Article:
The Short of It
A mom in her 40s carries four babies for two gay couples so they can realize the joy of having children of their own.
You could say New England mother, Rachel Segall, has committed the ultimate act of generosity for her friends. And she hasn't even let her AMA, aka advanced maternal age, stop her. Segall has acted as a surrogate three times to help two same-sex couples welcome the babies they always dreamed of, for free.
Her story is chronicled in a new documentary called, "The Guys Next Door," which is screening next week at the Provincetown International Film Festival in Massachusetts.
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It all started about seven years ago, when she learned her college friend, Erik Mercer, wanted to become a father with his partner, Sandro Sechi. Segall, who was already in her 40s at the time, had birthed three children of own. But unprompted, she actually offered to carry a baby for them free of charge.
"It's at least $50,000 or $60,000 to pay someone to carry for you," she told the Boston Globe. "People can adopt, but why should we be able to have biological kids when we want to and they're not able to have the same option?"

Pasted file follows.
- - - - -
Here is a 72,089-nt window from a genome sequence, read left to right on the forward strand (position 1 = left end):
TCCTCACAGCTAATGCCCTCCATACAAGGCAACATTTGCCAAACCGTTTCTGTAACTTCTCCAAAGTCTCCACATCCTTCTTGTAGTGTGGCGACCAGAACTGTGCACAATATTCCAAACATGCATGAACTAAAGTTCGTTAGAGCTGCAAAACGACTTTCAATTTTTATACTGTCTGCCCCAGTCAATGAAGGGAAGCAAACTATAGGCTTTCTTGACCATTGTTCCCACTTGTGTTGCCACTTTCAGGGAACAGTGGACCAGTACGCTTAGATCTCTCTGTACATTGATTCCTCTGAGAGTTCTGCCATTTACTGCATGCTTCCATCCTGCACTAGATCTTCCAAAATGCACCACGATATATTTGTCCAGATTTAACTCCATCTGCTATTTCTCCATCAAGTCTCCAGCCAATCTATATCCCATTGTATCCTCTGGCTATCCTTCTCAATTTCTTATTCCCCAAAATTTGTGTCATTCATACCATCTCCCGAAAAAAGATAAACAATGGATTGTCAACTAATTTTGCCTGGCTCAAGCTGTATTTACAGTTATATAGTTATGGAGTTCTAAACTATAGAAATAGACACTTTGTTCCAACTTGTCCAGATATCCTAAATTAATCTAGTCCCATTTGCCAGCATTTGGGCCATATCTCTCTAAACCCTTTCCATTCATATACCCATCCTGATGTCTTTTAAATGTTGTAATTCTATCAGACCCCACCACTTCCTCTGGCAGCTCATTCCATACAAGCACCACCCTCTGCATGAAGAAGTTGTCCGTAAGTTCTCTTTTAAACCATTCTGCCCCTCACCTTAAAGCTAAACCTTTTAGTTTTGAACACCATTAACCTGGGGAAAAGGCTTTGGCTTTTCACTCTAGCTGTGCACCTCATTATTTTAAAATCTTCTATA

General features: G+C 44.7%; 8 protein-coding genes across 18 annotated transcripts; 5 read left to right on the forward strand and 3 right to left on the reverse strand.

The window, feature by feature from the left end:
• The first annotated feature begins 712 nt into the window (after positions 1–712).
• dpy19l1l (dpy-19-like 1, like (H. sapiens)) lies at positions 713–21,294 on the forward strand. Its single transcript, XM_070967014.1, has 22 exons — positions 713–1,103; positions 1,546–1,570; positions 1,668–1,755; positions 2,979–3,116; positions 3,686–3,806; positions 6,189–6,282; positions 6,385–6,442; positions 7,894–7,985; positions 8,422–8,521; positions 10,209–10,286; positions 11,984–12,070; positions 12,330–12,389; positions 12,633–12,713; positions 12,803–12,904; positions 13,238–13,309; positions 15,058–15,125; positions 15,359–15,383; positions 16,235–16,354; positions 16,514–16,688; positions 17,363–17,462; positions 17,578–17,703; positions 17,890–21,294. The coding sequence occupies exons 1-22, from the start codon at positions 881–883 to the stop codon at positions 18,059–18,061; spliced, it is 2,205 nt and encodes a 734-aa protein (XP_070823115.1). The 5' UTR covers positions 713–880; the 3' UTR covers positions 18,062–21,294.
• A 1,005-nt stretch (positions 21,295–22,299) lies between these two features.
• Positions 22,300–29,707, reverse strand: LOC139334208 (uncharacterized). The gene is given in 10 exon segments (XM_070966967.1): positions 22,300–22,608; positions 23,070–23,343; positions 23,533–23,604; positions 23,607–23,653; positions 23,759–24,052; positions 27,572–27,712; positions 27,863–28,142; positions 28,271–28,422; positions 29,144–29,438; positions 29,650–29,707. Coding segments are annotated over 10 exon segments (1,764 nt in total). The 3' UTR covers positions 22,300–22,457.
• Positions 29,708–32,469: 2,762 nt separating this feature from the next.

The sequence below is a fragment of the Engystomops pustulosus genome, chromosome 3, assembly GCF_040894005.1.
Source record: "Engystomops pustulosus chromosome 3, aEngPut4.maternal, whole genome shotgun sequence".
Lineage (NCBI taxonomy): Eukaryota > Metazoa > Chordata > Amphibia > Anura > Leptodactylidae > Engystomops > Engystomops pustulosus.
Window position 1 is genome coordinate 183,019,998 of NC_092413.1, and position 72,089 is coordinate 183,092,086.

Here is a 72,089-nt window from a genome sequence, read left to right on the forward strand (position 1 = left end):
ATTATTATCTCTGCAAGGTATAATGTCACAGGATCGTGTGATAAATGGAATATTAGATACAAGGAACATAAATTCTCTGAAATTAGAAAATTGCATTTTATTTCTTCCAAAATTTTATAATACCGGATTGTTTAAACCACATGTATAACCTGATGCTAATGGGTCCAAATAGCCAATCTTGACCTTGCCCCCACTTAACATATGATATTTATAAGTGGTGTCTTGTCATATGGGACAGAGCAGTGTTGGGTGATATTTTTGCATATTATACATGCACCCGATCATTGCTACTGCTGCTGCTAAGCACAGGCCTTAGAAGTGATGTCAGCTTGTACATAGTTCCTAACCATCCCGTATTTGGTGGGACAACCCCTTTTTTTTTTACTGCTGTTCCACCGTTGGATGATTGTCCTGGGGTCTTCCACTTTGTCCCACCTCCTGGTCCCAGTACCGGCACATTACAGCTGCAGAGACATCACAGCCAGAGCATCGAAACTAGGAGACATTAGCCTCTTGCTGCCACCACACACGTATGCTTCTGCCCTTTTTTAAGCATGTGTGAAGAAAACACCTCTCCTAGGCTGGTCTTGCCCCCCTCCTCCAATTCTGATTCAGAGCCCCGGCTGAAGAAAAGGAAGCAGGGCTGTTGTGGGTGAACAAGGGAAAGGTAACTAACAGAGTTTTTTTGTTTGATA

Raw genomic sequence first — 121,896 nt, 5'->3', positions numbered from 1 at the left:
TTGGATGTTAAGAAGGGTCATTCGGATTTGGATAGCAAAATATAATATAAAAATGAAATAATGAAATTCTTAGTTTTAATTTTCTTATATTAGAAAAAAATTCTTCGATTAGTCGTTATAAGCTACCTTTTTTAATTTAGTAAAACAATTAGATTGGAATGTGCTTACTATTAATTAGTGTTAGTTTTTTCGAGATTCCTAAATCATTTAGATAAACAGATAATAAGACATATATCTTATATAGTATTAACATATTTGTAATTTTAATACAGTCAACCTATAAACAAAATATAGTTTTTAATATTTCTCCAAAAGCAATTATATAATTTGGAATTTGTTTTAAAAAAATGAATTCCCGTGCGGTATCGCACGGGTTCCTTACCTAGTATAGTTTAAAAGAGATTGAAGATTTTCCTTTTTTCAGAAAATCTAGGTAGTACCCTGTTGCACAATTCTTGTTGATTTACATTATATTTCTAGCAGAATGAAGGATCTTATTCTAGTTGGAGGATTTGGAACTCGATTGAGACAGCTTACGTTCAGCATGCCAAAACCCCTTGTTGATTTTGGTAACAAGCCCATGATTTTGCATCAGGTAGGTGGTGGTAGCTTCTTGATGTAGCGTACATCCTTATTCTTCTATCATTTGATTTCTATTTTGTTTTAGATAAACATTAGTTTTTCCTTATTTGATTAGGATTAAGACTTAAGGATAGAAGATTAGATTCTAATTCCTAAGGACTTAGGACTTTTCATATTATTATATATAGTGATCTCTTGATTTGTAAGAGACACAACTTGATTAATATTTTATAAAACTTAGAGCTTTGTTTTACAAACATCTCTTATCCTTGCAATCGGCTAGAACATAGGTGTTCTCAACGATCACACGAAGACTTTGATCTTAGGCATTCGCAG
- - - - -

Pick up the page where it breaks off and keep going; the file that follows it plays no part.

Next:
Understandably, Segall's parents and her husband, Tony Hurley, didn't approve of her extreme act of generosity at first, fearing for her health. But as Segall said, "I'm so lucky. I have such an easy time with pregnancy and delivery, and then I'm fine. I'm my usual self; I don't need bed rest; and I can function. ... I feel blessed that I can do this."
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So both Mercer and Sechi donated sperm, an egg donor was found through New England Fertility, and everyone hoped for the best. "I always wanted to have kids, but I thought it was impossible," Sechi says in the film.
Well, it wasn't. Segall got pregnant on the first try via IVF. She gave birth to Rachel Maria in 2010, and in 2012, she gave birth to Eleonora.
Incredibly, the mom is completely rational about her "job" as a surrogate. She says she didn't have a hard time parting with the babies she carried and didn't feel a maternal bond with them.
"I wasn't looking for that. I knew my role. I was clear. This wasn't my egg. It was more like babysitting," she says. Still, she sees the girls every couple of months.
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Segall, whose own kids are now teenagers, gave birth to twins for yet another gay couple in February. But for their part, Mercer says he can never thank his friend enough for what she has done for them.
"Our gratitude isn't expressed in big, grand gestures but in the smaller, day-to-day way our lives are woven together. How do you give a material thing to thank someone for something so extraordinary? We express it with this ongoing, deepening relationship," he says.